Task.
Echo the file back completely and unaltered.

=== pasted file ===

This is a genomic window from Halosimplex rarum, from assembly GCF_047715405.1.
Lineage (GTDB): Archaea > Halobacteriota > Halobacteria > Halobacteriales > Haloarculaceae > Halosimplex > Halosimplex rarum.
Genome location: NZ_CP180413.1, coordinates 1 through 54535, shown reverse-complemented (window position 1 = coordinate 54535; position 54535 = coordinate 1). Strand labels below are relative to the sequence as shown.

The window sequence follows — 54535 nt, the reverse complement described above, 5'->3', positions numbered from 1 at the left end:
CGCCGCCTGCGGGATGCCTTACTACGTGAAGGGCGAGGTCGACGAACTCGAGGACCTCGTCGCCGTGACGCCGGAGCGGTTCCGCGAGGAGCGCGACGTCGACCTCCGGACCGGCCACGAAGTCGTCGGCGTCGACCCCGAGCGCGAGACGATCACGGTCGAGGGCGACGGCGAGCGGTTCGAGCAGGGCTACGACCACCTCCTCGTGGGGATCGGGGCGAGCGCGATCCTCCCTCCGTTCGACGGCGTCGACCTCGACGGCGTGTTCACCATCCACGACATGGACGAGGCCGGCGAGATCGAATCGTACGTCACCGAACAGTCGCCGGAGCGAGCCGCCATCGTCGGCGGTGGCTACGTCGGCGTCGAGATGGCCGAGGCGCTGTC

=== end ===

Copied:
This is a genomic window from Halosimplex rarum, from assembly GCF_047715405.1.
Lineage (GTDB): Archaea > Halobacteriota > Halobacteria > Halobacteriales > Haloarculaceae > Halosimplex > Halosimplex rarum.
Genome location: NZ_CP180413.1, coordinates 1 through 54535, shown reverse-complemented (window position 1 = coordinate 54535; position 54535 = coordinate 1). Strand labels below are relative to the sequence as shown.

The window sequence follows — 54535 nt, the reverse complement described above, 5'->3', positions numbered from 1 at the left end:
CGCCGCCTGCGGGATGCCTTACTACGTGAAGGGCGAGGTCGACGAACTCGAGGACCTCGTCGCCGTGACGCCGGAGCGGTTCCGCGAGGAGCGCGACGTCGACCTCCGGACCGGCCACGAAGTCGTCGGCGTCGACCCCGAGCGCGAGACGATCACGGTCGAGGGCGACGGCGAGCGGTTCGAGCAGGGCTACGACCACCTCCTCGTGGGGATCGGGGCGAGCGCGATCCTCCCTCCGTTCGACGGCGTCGACCTCGACGGCGTGTTCACCATCCACGACATGGACGAGGCCGGCGAGATCGAATCGTACGTCACCGAACAGTCGCCGGAGCGAGCCGCCATCGTCGGCGGTGGCTACGTCGGCGTCGAGATGGCCGAGGCGCTGTC